But she says Golden, who had been a friend since high school, helped her turn a corner. "It took a lot of convincing on Jared's part to get me back in the saddle," Williams says. It helped that The Hard Shell had been Robertson's goal, too.
Though she had only been in the restaurant business for a few years, she'd made it a part of herself. Perhaps giving that up would have been more painful than moving forward. "I guess I just couldn't see myself doing anything else, really," Williams says. "I wasn't made for a desk job. I like the constant changes every day."
Williams, Golden and Wallof began building momentum organizing, creating a business plan and turning to some familiar faces for financial support. Williams' father, Emory, and Golden's father, Ken, became silent partners in the business, helping form the Richmond Restaurant Group. And they were exactly as silent as fathers can be in the affairs of their children.
"The kids I think behind my back refer to me as the not-so-silent partner," says Emory Williams, a banker for 17 years and a financial consultant for 20, who's also seen many restaurants come and go. "Bankers as a rule don't want to get involved with restaurants," he says.
Father Williams says he's been able to pull back as "the kids" mature in the business and hopes his daughter, too, has the chance to, well, relax a bit. "I think she needs to have more time with her personal life," he says. "I don't see Michelle being in a position to hardly contemplate a family with all that's on her plate."
The Hard Shell opened May 22, 1995, to a packed house of friends and family, a seafood restaurant born out of what once was a wholesale grocery. It was a nightmare of conversion, but the partners succeeded in converting an old building in a relatively deserted strip of the Slip and giving it the warmth and hum of a jazz club. And, adds Williams, "It had a great patio."
ON BEST-LAID PLANS: Here's what Williams says about The Hard Shell's opening night: "Chaos. Complete chaos."
The trio of Williams, Golden and Wallof was powered by a mix of overconfidence and the energy of youth. "I don't think any 22-year-old restaurateur really thinks they're not going to make it," Williams says, looking back.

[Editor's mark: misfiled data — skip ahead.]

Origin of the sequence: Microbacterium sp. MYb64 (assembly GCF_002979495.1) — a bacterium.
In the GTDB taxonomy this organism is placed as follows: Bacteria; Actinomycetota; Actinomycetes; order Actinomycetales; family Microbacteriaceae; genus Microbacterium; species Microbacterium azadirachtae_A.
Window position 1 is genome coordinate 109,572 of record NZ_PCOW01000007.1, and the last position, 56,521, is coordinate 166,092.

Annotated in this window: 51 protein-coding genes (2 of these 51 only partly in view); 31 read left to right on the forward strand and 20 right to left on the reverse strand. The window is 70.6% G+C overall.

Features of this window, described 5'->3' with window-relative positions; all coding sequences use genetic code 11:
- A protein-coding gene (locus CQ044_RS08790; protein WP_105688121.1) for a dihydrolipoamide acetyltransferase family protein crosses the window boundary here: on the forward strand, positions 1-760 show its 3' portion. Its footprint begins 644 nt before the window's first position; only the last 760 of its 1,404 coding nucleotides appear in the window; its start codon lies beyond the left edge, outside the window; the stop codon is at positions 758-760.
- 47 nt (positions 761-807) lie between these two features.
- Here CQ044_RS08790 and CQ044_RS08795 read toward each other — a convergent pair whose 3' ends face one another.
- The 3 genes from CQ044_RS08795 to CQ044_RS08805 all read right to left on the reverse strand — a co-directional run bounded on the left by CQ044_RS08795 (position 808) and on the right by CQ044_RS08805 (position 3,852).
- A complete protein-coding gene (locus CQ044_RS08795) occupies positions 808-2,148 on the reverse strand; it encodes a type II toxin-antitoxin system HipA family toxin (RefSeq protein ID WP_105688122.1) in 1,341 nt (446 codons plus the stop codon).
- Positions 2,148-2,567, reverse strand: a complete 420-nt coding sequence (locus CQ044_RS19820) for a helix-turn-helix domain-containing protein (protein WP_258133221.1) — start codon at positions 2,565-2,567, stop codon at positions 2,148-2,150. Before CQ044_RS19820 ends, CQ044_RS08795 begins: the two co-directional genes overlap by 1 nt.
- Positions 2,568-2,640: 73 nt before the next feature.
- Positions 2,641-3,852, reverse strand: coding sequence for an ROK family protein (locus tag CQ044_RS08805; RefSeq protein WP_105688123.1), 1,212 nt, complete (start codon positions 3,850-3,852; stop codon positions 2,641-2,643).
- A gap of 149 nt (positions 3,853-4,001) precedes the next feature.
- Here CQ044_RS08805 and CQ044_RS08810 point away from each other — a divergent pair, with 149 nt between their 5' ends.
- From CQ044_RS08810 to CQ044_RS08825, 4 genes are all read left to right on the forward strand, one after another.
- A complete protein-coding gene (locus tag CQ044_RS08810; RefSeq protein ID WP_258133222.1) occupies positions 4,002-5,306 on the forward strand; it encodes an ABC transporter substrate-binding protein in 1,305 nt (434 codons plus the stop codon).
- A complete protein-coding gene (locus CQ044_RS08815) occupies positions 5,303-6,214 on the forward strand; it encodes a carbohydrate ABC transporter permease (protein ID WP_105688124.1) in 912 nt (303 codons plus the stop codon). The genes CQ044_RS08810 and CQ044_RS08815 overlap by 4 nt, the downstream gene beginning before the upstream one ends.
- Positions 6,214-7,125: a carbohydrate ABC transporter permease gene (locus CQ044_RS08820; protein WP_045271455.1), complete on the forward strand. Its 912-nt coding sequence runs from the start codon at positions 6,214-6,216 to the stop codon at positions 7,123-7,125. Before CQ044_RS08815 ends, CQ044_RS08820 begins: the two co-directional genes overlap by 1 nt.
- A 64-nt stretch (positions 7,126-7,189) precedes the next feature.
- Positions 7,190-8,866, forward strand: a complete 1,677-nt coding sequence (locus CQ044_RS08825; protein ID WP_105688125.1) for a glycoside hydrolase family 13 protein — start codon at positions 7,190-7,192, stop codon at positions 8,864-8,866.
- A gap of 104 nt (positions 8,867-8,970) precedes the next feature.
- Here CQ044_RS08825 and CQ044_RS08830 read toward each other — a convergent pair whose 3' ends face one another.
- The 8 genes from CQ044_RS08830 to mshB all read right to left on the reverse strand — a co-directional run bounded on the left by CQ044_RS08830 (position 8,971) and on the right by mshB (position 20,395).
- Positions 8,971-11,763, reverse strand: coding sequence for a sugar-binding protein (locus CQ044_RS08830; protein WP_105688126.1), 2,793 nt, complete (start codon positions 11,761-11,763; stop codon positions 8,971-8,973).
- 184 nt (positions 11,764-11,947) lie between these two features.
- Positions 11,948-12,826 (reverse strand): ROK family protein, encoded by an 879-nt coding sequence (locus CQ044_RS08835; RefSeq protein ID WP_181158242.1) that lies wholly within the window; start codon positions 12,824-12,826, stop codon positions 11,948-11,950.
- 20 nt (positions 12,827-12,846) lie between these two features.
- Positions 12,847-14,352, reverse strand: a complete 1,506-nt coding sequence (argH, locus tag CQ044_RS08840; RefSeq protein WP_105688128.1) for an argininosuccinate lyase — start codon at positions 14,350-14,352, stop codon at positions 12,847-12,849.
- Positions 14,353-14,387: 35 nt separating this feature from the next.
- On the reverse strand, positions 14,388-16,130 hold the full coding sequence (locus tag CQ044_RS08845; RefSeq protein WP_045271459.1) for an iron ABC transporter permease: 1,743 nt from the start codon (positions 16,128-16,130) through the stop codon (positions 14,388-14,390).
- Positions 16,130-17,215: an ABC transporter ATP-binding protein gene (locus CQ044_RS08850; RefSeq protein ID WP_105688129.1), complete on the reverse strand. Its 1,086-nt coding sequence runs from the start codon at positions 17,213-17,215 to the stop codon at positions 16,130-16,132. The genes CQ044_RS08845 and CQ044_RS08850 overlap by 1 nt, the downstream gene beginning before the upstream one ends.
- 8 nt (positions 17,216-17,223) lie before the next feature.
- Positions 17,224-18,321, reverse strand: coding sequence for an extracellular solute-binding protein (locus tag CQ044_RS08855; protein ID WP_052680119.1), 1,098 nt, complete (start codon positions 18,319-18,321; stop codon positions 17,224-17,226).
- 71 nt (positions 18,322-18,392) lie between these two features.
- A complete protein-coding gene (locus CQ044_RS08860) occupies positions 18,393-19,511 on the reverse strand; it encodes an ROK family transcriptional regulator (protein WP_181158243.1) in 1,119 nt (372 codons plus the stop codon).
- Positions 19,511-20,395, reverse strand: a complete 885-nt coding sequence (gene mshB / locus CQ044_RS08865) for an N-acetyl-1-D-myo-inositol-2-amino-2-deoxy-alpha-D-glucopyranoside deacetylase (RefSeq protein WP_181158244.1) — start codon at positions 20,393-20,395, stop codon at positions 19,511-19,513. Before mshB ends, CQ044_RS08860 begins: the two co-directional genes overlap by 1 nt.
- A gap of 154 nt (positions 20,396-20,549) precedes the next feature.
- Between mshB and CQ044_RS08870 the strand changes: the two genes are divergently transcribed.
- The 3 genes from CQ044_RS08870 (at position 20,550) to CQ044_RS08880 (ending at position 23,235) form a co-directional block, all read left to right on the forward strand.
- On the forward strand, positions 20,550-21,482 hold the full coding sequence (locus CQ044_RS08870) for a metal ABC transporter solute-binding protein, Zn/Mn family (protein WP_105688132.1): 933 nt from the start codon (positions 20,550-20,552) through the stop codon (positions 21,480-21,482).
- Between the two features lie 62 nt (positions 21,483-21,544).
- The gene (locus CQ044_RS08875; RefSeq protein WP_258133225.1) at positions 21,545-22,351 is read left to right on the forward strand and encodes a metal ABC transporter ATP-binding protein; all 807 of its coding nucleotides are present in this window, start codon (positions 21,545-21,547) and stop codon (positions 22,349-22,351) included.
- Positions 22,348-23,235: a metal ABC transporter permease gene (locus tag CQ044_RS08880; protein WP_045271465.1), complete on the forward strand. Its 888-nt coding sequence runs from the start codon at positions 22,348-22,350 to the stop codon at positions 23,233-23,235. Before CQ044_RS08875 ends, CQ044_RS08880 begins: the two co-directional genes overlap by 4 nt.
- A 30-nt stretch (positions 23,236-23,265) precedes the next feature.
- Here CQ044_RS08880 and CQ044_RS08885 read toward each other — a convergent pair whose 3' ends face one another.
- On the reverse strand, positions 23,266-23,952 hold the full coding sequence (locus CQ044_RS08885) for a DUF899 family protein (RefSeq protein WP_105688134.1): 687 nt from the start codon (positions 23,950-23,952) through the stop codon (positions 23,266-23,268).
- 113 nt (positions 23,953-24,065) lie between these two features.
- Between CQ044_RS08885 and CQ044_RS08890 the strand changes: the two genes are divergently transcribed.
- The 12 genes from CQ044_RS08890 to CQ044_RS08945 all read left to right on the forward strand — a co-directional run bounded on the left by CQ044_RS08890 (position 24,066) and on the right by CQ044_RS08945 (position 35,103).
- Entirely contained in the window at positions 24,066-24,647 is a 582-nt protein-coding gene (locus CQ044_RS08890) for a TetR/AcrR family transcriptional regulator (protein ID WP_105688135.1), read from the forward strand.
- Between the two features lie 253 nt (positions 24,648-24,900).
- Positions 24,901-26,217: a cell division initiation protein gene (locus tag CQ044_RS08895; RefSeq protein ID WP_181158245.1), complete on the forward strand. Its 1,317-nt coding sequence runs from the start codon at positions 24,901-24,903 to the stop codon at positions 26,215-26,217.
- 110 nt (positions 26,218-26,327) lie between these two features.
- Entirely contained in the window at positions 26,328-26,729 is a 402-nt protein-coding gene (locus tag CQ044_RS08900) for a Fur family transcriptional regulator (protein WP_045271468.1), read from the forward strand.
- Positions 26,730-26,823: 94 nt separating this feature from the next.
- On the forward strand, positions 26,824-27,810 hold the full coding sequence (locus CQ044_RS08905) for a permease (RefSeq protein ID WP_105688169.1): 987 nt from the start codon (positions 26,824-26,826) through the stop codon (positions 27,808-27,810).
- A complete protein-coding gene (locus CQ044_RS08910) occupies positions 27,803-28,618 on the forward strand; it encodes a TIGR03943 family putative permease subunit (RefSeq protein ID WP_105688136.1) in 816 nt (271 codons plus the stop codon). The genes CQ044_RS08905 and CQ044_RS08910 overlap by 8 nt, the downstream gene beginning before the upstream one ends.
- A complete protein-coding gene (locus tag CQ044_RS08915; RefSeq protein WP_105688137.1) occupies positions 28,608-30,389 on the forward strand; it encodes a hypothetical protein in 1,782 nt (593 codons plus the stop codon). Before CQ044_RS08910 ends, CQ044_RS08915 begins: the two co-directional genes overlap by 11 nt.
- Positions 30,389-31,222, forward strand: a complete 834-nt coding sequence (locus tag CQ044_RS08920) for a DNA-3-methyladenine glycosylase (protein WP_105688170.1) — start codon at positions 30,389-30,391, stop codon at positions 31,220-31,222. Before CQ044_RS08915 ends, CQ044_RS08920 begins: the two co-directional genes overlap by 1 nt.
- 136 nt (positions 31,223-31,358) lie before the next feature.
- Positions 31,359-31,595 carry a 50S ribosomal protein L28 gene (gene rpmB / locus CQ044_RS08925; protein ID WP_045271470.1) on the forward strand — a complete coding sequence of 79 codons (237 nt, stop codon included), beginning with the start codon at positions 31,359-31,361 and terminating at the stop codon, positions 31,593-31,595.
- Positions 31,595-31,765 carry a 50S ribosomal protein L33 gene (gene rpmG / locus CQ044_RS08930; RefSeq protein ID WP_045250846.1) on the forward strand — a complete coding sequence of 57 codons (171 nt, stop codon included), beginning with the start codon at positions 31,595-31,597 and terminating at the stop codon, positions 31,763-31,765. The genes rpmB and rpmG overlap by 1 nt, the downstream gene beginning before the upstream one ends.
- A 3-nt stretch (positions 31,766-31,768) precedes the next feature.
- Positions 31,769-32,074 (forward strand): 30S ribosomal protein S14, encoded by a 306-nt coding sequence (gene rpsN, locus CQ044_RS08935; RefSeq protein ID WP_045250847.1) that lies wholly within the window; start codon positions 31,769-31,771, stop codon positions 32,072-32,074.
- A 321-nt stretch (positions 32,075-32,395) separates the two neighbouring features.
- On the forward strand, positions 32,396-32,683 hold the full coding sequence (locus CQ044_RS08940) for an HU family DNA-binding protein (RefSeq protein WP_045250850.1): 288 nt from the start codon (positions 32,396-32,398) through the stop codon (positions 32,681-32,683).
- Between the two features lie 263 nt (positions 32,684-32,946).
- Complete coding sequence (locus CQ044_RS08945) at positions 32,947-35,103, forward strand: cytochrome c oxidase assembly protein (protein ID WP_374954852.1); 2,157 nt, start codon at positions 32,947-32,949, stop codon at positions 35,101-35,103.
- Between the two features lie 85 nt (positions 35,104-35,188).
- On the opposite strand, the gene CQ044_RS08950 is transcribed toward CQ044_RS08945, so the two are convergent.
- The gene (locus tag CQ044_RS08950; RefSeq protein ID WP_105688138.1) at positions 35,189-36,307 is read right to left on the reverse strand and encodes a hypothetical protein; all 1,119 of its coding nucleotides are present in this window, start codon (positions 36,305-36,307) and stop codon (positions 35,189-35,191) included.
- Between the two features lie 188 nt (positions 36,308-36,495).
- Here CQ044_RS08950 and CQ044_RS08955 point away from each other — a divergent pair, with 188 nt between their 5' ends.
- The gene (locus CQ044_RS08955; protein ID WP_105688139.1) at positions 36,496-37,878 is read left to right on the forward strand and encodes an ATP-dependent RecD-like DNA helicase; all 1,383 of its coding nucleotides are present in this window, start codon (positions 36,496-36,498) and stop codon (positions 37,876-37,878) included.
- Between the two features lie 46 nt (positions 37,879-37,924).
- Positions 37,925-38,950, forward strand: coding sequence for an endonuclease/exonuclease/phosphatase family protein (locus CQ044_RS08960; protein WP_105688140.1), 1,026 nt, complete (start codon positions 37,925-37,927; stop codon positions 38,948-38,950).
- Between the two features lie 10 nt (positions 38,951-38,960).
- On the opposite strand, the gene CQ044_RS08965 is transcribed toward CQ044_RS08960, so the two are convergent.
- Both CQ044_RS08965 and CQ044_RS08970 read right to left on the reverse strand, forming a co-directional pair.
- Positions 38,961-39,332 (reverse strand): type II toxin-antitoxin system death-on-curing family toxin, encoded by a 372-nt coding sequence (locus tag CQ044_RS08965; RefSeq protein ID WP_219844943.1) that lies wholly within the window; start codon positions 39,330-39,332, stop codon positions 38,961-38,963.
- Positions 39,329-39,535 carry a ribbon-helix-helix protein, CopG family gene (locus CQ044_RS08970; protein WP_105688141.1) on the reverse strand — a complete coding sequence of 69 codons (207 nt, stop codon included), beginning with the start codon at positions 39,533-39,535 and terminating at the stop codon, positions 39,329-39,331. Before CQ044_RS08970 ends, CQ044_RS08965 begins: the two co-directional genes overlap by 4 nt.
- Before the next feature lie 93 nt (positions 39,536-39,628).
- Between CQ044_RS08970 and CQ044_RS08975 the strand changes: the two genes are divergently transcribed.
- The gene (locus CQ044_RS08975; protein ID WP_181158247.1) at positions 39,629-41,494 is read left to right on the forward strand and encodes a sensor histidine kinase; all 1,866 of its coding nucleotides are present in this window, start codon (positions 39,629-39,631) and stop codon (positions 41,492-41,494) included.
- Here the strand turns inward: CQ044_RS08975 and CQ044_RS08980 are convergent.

The double-edged sword of working with friends was laid on the table. In the end, it worked. "The key in every business is surrounding yourself with good people. and you'll go far," Emory Williams says.
Talcott says the three are "trusted allies in the same business."
In the restaurant business, employees taking advantage from pouring drinks for friends to doctoring the books is not a threat so much as it's a constant. It's a factor that is counted on, planned for and, ideally, prevented through the selection of managers who have proven themselves. Williams passed on her chef duties to the chosen executives only two years ago, a relatively recent satisfaction.
The kitchen culture she's created seems to have built a reputation, too. It's one reason White, executive chef at Michelle's, says he signed on "because I wanted to make a name for myself." That's important as the restaurant scene blooms, he says. "At a time like this, there's only a few people you want to work for."
The Hard Shell thrived as the praises of its menu were sung in reviews and on the streets. Richmond's palate can be a bit conservative, so seafood had been a wise choice for the group's first restaurant, if only because "Chesapeake" in the names of the food was a familiar comfort for the finicky.
With Europa they went the other direction, with a menu of obscure Spanish morsels that people were embarrassed to try to pronounce. (One of the recent modifications to Europa's menu is an expanded tapas menu, designed so people can write their choices, like sushi, thus avoiding the nebulous threat of faux pas.) The entrepreneurs experimented with live jazz at The Hard Shell and found it was a popular addition. So the opening of the lounge in Europa's downstairs played off of that, beginning the creation of that most elusive of things in a city: the "scene." It also supported Williams' vision of a "one-stop shop" and a "destination" for people looking to park exactly once.
The following year, Golden, along with Wallof and Williams, branched into Church Hill. They purchased The Hill Café, a corner grill and neighborhood hangout.
The trio redesigned both the interior and the menu, giving it some warmer colors, nice booths and an upscale, if casual, ambience. But they realized they couldn't make it a different place entirely. "We tried to stay true to the neighborhood feel," Williams says, adding that they were "at least the fourth owners" of the restaurant.